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Federal Student Aid ID

Effective May 11, 2015:  The FSA ID ― a username and password ― has replaced the Federal Student Aid PIN and must be used to log in to certain U.S. Department of Education websites. Your FSA ID confirms your identity when you access your financial aid information and electronically sign Federal Student Aid documents. If you do not already have an FSA ID, you can create one when logging in to, the National Student Loan Data System (NSLDS®) at,,, and Agreement to Serve (ATS) at

Step by step instructions can be found on the following .pdf:  Federal ID Procedures

IDOC Processing Time

Wake Forest uses the College Board’s Institutional Documentation Service (IDOC), to collect families federal tax returns and other requested documents.  For the 2015-2016 academic year, IDOC has instituted a new electronic upload feature that many families have chosen to utilize instead of submission through the mail.  The adoption rate is so high that the College Board is unable to maintain their standard processing time of 2-3 business days.  Processing is currently taking 5-8 business days from upload.  To expedite the completion of your application, be sure to submit all documents at the same time. Please note that Wake Forest is notified of the student’s upload date, and will use that date to determine that the deadline was met.

CashCourse Scholarship Winner!

Congratulations to WFU First Year Divinity Student Monica Banks for winning CashCourse’s My Story scholarship contest.  The My Story scholarship  contest asked students to submit an essay about a personal finance situation that other students can learn from.  Monica’s submission won first prize in this national contest.

To sign up for a free CashCourse account with access to non-commercial, research backed financial literacy information visit CashCourse today and create your  student account.  Access additional financial literacy information through WFU’s Financial Literacy page.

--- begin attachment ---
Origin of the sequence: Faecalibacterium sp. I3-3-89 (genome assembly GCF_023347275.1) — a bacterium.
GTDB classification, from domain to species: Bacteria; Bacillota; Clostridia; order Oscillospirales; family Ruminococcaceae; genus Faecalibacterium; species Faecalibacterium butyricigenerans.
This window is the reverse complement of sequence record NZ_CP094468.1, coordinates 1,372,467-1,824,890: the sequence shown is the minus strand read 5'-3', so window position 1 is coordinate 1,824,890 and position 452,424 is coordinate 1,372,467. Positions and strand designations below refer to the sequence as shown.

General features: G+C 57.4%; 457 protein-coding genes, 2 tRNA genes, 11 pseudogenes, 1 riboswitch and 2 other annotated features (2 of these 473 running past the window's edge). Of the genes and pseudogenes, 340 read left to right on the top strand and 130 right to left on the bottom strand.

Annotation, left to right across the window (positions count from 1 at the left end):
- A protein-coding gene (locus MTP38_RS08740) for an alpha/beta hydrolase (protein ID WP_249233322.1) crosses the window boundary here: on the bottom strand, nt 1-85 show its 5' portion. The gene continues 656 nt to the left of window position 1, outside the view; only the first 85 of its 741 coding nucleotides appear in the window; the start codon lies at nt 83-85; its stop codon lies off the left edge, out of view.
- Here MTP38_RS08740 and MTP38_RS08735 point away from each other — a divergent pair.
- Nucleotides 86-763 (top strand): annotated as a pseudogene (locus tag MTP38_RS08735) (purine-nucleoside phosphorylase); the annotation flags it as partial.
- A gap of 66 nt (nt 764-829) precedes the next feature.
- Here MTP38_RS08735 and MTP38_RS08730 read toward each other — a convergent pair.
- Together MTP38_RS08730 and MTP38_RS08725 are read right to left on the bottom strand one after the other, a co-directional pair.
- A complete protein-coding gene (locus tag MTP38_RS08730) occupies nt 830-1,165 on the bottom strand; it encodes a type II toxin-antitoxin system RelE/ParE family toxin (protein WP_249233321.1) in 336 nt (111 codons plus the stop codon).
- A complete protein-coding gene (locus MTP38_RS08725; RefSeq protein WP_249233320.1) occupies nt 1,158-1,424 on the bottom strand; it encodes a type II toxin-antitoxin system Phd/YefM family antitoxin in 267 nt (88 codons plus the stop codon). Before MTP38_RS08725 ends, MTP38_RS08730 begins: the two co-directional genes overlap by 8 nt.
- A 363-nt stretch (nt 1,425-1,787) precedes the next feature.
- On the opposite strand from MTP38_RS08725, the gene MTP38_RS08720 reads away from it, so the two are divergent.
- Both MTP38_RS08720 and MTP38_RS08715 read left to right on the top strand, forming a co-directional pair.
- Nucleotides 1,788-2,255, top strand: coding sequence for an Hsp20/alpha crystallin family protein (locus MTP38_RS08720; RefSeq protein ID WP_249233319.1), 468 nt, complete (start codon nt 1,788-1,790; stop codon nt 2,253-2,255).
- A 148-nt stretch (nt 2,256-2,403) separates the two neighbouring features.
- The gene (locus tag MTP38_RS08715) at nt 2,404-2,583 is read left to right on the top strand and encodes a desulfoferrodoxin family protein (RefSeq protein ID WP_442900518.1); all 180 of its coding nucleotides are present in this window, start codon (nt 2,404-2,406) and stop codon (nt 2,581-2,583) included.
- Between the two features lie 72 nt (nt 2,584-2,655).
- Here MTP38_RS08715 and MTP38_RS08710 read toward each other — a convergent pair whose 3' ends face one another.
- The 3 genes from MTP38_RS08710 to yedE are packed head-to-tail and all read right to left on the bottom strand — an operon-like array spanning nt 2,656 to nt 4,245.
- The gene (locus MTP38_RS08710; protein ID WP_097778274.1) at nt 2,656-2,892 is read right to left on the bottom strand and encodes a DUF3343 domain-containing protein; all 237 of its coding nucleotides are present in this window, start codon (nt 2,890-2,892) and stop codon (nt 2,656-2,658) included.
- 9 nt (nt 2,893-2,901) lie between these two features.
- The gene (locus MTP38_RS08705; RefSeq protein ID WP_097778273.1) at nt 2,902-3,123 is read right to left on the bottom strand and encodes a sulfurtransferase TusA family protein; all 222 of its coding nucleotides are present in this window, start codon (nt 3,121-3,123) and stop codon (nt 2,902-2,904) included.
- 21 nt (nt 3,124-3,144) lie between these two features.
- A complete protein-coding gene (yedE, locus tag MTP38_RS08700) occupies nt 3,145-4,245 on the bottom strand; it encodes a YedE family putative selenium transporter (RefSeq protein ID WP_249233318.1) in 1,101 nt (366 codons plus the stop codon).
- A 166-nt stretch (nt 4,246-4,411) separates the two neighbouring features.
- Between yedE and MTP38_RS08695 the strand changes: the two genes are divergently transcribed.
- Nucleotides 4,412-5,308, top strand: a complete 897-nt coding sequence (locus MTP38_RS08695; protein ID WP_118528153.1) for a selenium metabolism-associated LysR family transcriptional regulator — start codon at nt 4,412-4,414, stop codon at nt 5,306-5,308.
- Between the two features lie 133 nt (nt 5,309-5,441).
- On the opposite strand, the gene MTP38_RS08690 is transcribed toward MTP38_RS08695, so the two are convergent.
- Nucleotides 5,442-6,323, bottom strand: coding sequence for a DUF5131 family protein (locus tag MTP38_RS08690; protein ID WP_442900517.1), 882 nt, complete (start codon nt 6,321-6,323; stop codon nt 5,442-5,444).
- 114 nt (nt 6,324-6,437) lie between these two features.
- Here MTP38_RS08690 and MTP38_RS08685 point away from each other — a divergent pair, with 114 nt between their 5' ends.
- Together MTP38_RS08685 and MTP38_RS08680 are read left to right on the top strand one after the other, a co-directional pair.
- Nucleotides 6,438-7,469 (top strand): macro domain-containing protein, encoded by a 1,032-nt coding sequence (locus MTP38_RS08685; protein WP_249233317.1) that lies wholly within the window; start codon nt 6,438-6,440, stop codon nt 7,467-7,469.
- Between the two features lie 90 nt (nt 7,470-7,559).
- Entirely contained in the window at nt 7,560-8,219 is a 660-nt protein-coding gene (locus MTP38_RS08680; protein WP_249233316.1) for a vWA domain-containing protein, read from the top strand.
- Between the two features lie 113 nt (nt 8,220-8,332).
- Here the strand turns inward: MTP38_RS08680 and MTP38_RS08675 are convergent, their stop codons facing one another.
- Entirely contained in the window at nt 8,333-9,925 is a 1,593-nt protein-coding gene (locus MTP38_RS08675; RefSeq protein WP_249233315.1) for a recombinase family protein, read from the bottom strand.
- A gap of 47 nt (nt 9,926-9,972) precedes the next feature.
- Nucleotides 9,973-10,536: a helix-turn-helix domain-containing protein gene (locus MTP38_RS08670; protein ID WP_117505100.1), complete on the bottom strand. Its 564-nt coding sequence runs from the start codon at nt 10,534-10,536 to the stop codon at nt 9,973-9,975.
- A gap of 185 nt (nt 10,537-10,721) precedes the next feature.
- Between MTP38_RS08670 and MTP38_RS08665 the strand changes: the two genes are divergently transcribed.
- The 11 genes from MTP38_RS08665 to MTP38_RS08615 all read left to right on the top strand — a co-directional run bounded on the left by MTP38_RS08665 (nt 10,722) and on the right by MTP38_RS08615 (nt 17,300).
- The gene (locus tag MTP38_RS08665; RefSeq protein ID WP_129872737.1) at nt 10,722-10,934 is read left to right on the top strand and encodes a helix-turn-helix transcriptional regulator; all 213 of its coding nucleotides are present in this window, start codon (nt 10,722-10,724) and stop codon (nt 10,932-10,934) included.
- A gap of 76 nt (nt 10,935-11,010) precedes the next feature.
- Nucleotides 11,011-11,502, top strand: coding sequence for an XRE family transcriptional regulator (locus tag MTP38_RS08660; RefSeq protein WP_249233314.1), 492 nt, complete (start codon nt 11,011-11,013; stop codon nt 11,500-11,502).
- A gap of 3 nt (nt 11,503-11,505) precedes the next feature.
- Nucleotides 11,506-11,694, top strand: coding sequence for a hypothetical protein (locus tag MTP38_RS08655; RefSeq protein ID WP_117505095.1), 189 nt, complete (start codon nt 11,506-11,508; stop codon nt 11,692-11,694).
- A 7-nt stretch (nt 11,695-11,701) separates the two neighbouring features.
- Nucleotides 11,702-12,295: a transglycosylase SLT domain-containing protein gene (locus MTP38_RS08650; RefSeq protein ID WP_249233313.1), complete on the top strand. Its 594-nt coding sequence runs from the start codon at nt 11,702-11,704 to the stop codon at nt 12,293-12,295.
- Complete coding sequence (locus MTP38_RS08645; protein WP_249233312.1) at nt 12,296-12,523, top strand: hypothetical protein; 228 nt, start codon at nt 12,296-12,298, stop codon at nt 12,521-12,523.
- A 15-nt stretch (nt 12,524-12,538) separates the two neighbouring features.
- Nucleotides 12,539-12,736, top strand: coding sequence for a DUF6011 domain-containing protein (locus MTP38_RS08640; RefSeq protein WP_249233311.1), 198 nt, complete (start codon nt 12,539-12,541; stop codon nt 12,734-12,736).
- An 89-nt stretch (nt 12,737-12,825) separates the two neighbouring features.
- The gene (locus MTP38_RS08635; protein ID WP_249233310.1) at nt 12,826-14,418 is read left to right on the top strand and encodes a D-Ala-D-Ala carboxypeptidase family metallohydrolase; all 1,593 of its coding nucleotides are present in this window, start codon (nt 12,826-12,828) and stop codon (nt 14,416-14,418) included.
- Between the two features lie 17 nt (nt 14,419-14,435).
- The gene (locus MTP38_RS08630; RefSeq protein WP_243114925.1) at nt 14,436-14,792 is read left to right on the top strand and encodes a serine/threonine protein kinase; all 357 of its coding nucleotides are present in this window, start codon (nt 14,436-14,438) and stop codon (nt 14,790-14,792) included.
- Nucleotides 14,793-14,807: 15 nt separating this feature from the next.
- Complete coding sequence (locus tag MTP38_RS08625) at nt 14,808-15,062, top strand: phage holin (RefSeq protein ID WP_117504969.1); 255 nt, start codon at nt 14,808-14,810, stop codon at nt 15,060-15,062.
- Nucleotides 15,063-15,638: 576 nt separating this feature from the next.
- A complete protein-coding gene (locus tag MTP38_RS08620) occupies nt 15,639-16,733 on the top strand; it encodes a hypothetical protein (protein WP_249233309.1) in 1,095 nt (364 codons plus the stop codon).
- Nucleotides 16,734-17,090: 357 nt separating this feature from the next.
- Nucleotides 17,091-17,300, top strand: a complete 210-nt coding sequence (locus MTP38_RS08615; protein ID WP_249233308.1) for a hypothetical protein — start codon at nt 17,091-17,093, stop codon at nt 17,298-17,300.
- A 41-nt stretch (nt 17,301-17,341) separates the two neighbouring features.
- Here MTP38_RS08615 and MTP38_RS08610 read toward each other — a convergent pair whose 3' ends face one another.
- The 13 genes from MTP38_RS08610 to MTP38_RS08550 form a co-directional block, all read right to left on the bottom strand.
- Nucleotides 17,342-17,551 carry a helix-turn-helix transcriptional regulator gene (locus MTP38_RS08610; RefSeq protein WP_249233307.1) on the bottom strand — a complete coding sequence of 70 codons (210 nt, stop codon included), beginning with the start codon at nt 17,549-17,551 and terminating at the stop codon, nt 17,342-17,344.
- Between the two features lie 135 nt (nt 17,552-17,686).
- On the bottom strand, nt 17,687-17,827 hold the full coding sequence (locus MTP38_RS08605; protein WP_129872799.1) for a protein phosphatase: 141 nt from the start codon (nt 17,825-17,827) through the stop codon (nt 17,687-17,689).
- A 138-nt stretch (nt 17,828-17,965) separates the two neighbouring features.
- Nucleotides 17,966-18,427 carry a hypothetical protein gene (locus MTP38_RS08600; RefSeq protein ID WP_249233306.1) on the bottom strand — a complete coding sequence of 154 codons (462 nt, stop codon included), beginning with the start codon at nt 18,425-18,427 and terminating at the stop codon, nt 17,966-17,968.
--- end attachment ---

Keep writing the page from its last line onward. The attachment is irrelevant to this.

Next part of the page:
New Undergraduate Federal Stafford Loans

Borrowers of subsidized Stafford Loans first disbursed on or after July 1, 2014 are once again eligible for an interest subsidy during the 6-month grace period.

(Subsidized Stafford loans made from July 1, 2012 to June 30, 2014 were not eligible for subsidized interest benefits during the six-month grace period after a student graduates or falls below half-time enrollment.  For loans made during those two years, interest accrues during the grace period and will be capitalized if unpaid by the borrower.)

Click here for comprehensive information about loan repayment.

The Budget Control Act of 2011 changed some aspects of student loans for graduate students.

As of July 1, 2012, graduate students no longer receive the interest subsidy on the Subsidized Stafford loan. The graduate Stafford loan program is entirely unsubsidized, which means the loan accrues interest while a student is in school. The maximum amount a student can borrow is $20,500 per academic year.

You may use a federal loan repayment calculator to better understand your total loan amounts and repayment options. We recommend the following website: Finaid Loan Calculators

Extension of Loan Repayment Option: Pay As You Earn

President Obama has announced an extension of the Pay As You Earn (PAYE) repayment option to approximately 5 million additional borrowers, who first took out loans between 2007 and 2011, and whose dates of borrowing exclude them currently. The PAYE option caps monthly payments at 10 percent of discretionary income, setting monthly payments on a sliding scale based upon income. Any remaining balance is forgiven after 20 years of payments, or 10 years for those in certain public service jobs. The PAYE plan will be available to these additional borrowers by December 2015.

For additional information please review the Presidential Memorandum – Federal Student Loan Repayments and the Presidential Fact Sheet: Making Student Loans More Affordable